and the magnetic e¬ects of net currents are also negligible. The relations

now simplify considerably. There are no magnetic ¬elds and waves are no

longer supported. The result is called electrostatics, although slow time

dependence is not excluded.

13.7 Quasi-stationary electrostatics 341

13.7.1 The Poisson and Poisson“Boltzmann equations

Since the curl of the electric ¬eld E is now zero, E can be written as a pure

gradient of a potential

E = ’ grad φ. (13.45)

In a linear dielectric medium, where the dielectric constant may still depend

on position, we obtain from (13.15) and (13.17) the Poisson equation

div (µ grad φ) = ’ρ, (13.46)

which simpli¬es in a homogeneous dielectric medium to

ρ

∇2 φ = ’ . (13.47)

µ

Here, ρ is the density of free charges, not including the “bound” charges due

to divergence of the polarization. We drop the index 0 in ρ0 , as was used

previously.

In ionic solutions, there is a relation between the charge density and the

potential. Assume that at a large distance from any source terms, where

the potential is zero, the electrolyte contains bulk concentrations c0 of ionic

i

2 Electroneu-

species i, which have a charge (including sign) of zi e per ion.

trality prescribes that

c0 zi = 0. (13.48)

i

i

In a mean-¬eld approach we may assume that the concentration ci (r) of

each species is given by its Boltzmann factor in the potential φ(r):

zi eφ

ci (r) = c0 exp ’ , (13.49)

i

kTB

so that, with

ρ=F ci z i , (13.50)

i

where F is the Faraday constant (96 485.338 C), we obtain the Poisson“

Boltzmann equation for the potential:

zi F φ

div (µ grad φ) = ’F c0 zi exp ’ . (13.51)

i

RT

i

In the Debye“H¨ckel approximation the exponential is expanded and only

u

2 Note that concentrations must be expressed in mol/m3 , if SI units are used.

342 Electromagnetism

the ¬rst two terms are kept.3 Since the ¬rst term cancels as a result of

the electroneutrality condition (13.48), the resulting linearized Poisson“

Boltzmann equation is obtained:

F2 02

i ci z i

div (µ grad φ) = φ. (13.52)

RT

The behavior depends only on the ionic strength of the solution, which is

de¬ned as

1 02

I= i ci z i . (13.53)

2

Note that for a 1:1 electrolyte the ionic strength equals the concentration. In

dielectrically homogeneous media the linearized Poisson“Boltzmann equa-

tion gets the simple form

∇2 φ = κ2 φ, (13.54)

where κ is de¬ned by

2IF 2

2

κ= . (13.55)

µRT

The inverse of κ is the Debye length, which is the characteristic distance over

which a potential decays in an electrolyte solution.

The Poisson equation (13.46) or linearized Poisson“Boltzmann equation

(13.52) can be numerically solved on a 3D grid by iteration.4 In periodic

systems Fourier methods can be applied and for arbitrarily shaped systems

embedded in a homogeneous environment, boundary element methods are

available.5 The latter replace the in¬‚uence of the environment by a boundary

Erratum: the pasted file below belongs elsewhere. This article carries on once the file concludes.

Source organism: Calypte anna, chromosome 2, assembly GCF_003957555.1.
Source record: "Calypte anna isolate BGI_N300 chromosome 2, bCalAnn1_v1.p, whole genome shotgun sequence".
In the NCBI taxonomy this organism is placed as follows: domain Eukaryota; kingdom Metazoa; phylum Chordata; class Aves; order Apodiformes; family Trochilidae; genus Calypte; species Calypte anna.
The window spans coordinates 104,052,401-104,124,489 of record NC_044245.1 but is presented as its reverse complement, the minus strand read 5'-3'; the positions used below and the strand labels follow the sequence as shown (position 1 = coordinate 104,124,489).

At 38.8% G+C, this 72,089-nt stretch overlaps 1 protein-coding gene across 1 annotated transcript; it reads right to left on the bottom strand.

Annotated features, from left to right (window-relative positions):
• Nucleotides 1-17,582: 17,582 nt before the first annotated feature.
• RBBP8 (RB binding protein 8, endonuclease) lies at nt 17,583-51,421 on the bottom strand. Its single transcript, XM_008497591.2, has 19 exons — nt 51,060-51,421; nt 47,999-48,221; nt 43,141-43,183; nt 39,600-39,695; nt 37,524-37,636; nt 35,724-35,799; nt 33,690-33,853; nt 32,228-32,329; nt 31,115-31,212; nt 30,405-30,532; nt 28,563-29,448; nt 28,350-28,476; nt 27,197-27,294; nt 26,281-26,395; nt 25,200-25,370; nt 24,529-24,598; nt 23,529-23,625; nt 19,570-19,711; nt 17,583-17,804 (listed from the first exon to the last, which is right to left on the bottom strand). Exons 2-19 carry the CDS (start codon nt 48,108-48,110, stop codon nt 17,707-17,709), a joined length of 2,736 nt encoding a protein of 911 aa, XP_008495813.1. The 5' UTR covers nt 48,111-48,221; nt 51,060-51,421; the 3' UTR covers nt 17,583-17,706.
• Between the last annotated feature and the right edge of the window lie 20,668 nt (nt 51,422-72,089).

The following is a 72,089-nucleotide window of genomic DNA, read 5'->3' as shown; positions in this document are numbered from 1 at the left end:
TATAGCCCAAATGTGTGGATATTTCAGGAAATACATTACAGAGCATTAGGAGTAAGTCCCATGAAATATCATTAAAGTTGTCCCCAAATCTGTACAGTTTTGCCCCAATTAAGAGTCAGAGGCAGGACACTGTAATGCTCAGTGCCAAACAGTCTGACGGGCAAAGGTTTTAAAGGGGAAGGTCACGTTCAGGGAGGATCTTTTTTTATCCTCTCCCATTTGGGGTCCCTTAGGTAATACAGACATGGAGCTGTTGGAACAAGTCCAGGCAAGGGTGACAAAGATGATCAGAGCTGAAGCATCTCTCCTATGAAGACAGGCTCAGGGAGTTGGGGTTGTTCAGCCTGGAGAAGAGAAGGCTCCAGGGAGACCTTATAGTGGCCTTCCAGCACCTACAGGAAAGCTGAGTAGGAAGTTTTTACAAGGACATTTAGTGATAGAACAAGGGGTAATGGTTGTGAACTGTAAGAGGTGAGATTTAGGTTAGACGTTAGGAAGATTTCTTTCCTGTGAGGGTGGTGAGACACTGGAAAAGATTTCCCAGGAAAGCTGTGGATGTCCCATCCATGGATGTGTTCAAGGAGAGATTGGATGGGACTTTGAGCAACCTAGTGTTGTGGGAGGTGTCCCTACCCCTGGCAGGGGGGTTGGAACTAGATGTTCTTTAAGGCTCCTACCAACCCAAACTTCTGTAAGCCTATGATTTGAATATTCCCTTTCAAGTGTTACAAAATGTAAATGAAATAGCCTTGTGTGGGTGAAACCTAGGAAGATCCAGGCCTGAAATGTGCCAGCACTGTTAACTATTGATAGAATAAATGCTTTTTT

layer of charges or dipoles that produce exactly the reaction ¬eld due to the

environment. For simple geometries analytical solutions are often possible,

and in Sections 13.7.2, 13.7.3 and 13.7.4 we give as examples the reaction

potentials and ¬elds for a charge, a dipole and a charge distribution in a

sphere, embedded in a polarizable medium. Section 13.7.5 describes the

generalized Born approximation for a system of embedded charges.

The following boundary conditions apply at boundaries where the dielec-

tric properties show a stepwise change. Consider a planar boundary in the

x, y-plane at z = 0, with µ = µ1 for z < 0 and µ = µ2 for z > 0, without free

3 For dilute solutions the Debye“H¨ ckel approximation is appropriate. In cases where it is not

u

appropriate, the full Poisson“Boltzmann equation is also not adequate, since the mean-¬eld

approximation also breaks down. Interactions with individual ions and solvent molecules are

then required. In general, when κ’1 (see (13.55)) approaches the size of atoms, the mean-¬eld

approximation will break down.

4 A popular program to solve the PB equation on a grid is DELPHI, see Nicholls and Honig

(1991).

5 Ju¬er et al. (1991).

13.7 Quasi-stationary electrostatics 343

z

T T T T D2z

E2x

2 µ2 φ2 (0)

E T

E

TTTT

1 µ1 φ1 (0)

E1x D1z

Figure 13.1 Boundary conditions on a planar discontinuity: potential φ, tangential

electric ¬eld Ex and perpendicular displacement Dz are continuous.

charge density at the surface (Fig. 13.1). Since the potential is continuous

over the surface, its derivative along the surface, i.e., the component of the

electric ¬eld along the surface, is also continuous:

Ex (z ‘ 0) = Ex (z “ 0),

Ey (z ‘ 0) = Ey (z “ 0). (13.56)

Since there is no free charge at the boundary, there is no source for D, and

hence div D = 0. This implies that the ingoing ¬‚ux of D through one plane

of a cylindrical box equals the outgoing ¬‚ux through the other plane at the

other side of the boundary. Hence

Dz (z ‘ 0) = Dz (z “ 0). (13.57)

13.7.2 Charge in a medium

Our ¬rst example is a charge q in a cavity (µ0 ) of radius a in a homogeneous

dielectric environment with µ = µr µ0 . According to (13.25), the dielectric

displacement at a distance r > a equals

qr

D(r) = . (13.58)

4πr2 r

The ¬eld energy outside the cavity is

∞

q2

1 2 2

U¬eld = D (r)4πr dr = . (13.59)

2µ 8πµa

a